END OF QUOTES

Speechless?

Me too!

Just one thought, if I may: according to Father Truqui, the most satanic man must be a ‘perverted’ catholic priest practising Yoga and reading Harry Potter!

21 Responses to The real danger of yoga!

  • SOLA SCRIPTURA
    SOLA GRATIA
    SOLA FIDE

  • Those are the same priests that condone child abuse within the church.

    • Absolutely not!
      Indeed I’m an Evangelical, but Catholics deserve respect.
      And by the way, science matters apart, I agree with them about this.

      • Dear R. Guerreiro,
        This blog is usually not about religion, but since you went there, I would like to challenge your general statement that “Catholics deserve respect”. I am an atheist and secular humanist and do not think that any person deserves respect just because of his or her religious belief.

        In my opinion, a person deserves my respect when his/her deeds go along with ideals that I find morally valuable. This would be e.g. the search for truth, readiness to help others, empathy, promoting human well-being, etc. If you do not behave like a moral being (and is seems undeniable that such people exist within any religion), you certainly do NOT deserve respect simply because you are a believer in one of the many religions that humans have suggested to be true. In this context, I would like to point out that several thousands of (sometimes mutually exclusive) gods have been suggested to exist, but proof of existence exists for none of them.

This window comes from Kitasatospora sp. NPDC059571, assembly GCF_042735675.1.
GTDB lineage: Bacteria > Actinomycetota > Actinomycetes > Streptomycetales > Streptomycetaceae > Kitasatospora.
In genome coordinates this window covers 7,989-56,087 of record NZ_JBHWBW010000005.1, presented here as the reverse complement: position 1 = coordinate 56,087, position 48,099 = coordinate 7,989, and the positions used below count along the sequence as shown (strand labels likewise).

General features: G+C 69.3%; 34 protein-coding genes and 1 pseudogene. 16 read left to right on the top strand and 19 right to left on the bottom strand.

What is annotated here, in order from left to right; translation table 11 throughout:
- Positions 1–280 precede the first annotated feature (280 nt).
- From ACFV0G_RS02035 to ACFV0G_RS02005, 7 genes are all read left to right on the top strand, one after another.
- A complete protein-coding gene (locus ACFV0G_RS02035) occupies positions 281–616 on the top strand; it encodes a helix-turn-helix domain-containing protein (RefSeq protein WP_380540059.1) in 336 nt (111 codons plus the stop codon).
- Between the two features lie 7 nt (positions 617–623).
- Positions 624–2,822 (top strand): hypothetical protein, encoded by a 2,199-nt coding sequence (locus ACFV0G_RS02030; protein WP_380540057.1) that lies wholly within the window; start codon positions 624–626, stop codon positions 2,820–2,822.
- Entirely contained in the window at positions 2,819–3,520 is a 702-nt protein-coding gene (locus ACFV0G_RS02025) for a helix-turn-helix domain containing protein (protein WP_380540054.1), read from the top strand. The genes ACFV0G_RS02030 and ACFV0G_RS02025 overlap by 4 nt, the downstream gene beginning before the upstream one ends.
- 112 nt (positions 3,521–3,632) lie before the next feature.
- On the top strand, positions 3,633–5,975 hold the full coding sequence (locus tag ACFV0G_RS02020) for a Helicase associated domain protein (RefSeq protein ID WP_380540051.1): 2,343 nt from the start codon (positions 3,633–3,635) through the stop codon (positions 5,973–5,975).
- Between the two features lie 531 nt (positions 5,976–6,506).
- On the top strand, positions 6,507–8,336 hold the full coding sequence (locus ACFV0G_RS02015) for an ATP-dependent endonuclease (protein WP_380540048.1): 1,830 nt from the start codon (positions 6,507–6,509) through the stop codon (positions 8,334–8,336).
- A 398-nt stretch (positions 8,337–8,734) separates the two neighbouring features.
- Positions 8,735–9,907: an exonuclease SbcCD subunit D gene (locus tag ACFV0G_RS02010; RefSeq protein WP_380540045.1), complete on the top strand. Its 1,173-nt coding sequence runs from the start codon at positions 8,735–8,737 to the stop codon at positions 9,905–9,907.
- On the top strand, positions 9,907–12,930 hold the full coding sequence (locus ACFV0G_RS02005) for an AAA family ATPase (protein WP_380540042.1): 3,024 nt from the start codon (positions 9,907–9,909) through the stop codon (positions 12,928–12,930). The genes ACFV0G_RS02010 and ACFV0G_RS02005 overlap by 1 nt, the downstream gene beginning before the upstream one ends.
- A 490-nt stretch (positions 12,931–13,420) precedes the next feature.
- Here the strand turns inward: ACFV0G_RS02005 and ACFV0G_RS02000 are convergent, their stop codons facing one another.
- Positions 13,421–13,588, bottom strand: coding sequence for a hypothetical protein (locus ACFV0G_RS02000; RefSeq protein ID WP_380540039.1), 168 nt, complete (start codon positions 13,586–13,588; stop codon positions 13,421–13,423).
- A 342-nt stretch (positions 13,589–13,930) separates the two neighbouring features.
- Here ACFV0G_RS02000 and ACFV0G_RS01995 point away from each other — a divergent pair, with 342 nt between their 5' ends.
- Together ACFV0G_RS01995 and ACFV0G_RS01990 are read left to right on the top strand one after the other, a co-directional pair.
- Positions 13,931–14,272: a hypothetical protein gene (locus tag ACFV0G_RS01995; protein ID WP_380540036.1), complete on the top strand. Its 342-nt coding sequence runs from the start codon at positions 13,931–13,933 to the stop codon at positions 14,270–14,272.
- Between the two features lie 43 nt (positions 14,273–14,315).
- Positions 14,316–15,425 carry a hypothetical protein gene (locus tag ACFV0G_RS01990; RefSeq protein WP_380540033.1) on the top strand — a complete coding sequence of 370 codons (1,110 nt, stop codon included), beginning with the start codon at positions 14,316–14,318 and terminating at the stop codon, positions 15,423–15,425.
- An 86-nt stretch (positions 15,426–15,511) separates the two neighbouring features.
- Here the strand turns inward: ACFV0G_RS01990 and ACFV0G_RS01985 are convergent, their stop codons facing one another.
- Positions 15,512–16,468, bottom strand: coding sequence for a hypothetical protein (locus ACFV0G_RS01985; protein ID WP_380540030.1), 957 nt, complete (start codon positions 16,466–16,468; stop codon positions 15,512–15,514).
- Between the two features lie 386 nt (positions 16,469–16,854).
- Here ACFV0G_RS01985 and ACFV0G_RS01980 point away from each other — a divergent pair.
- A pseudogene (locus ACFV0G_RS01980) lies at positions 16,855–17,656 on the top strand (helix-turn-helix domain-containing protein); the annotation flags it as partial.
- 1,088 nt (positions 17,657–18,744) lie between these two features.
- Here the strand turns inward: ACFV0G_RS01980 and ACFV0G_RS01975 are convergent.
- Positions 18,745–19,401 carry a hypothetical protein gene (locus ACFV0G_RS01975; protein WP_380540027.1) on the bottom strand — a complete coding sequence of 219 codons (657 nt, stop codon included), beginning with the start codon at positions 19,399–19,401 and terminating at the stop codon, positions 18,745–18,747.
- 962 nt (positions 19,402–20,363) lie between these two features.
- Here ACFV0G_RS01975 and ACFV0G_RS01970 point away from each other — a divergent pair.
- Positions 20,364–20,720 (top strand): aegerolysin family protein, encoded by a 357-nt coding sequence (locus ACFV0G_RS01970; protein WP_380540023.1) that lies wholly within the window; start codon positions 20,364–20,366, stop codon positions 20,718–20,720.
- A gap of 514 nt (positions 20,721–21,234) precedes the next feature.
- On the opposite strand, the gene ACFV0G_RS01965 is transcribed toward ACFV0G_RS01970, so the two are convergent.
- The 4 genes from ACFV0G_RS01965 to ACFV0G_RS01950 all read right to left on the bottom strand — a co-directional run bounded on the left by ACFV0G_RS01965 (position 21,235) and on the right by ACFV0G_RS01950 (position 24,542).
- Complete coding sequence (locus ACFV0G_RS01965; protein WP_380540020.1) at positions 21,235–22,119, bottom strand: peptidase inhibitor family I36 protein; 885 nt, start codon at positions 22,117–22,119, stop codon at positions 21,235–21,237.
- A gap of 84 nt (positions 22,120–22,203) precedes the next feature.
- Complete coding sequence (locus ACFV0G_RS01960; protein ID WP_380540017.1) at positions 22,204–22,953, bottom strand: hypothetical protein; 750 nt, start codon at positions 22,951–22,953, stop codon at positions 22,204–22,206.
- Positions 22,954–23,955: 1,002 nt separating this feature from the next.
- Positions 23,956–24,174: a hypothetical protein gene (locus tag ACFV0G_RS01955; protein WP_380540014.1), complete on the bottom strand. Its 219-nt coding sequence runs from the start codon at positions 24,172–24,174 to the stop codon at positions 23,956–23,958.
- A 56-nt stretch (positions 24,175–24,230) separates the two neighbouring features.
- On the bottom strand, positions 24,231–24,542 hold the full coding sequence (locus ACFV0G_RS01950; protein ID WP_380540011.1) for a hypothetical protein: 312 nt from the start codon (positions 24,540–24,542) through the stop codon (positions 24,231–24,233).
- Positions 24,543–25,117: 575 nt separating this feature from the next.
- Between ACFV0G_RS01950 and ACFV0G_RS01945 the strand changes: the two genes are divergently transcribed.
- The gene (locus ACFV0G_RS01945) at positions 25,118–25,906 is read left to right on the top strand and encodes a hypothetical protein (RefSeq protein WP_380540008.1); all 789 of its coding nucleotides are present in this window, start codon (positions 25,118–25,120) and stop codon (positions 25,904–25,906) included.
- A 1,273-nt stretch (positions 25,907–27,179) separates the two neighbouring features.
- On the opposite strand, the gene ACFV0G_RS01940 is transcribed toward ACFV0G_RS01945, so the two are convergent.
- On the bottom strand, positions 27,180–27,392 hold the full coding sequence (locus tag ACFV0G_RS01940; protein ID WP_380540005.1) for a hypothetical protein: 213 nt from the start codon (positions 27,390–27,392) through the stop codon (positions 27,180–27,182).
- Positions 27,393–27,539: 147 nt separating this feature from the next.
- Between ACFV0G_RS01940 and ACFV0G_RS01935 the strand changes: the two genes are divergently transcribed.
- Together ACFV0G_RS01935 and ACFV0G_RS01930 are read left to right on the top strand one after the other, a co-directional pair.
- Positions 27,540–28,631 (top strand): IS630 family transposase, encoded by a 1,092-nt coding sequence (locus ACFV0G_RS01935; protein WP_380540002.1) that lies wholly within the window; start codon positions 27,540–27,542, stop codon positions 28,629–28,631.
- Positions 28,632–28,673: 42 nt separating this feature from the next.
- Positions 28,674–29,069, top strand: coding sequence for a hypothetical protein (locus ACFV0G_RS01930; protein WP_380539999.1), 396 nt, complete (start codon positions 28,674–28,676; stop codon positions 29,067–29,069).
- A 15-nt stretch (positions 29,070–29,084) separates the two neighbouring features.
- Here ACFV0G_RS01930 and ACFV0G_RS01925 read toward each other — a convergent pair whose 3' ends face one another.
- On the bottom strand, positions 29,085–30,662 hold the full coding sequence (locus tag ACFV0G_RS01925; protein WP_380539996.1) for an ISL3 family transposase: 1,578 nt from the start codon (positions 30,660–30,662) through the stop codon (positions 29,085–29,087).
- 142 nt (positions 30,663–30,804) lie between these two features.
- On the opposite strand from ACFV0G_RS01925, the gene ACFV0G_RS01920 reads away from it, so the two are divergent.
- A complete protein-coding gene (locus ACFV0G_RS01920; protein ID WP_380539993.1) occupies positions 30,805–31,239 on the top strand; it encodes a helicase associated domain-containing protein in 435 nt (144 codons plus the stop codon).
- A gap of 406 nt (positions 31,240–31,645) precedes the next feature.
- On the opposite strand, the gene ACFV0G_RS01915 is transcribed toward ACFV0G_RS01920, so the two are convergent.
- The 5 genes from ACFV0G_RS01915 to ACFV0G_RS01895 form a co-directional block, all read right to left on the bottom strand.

Since your statement implies that being a Christian is of some moral value PER SE, I would also like to point out that I have not come across any moral statement that a religious person has put forward that could not have been said by a humanist like me. For this reason, I despise that many people use “religion” as synonym for “morality”.
        Furthermore, many immoral deeds have been done (and are done every day) just for the sake of religion. I think that good reasons exist that indicate that a secular humanist moral system is superior to a religious moral system. Since it would be far beyond the scope of this post to go into detail about this topic, I recommend reading books from people like Sam Harris (e.g. his book “The Moral Landscape”), Richard Dawkins or Christopher Hitchens. Alternatively, you might want to watch some call-in videos shows like “The Atheist Experience”, that often deal with these questions.
        In this context, would like to share one heartwarming example that I recently came across (a caller named “Frode” in a recent show of “Talk Heathen”) that vividly exemplifies the relief that people can experience once they get rid of the oppressive nature that religious belief can exert.
        (see minutes 29:40 onwards in this video):
        https://www.youtube.com/watch?v=sQV3Khai2ew

        • “In my opinion, a person deserves my respect when his/her deeds go along with ideals that I find morally valuable.”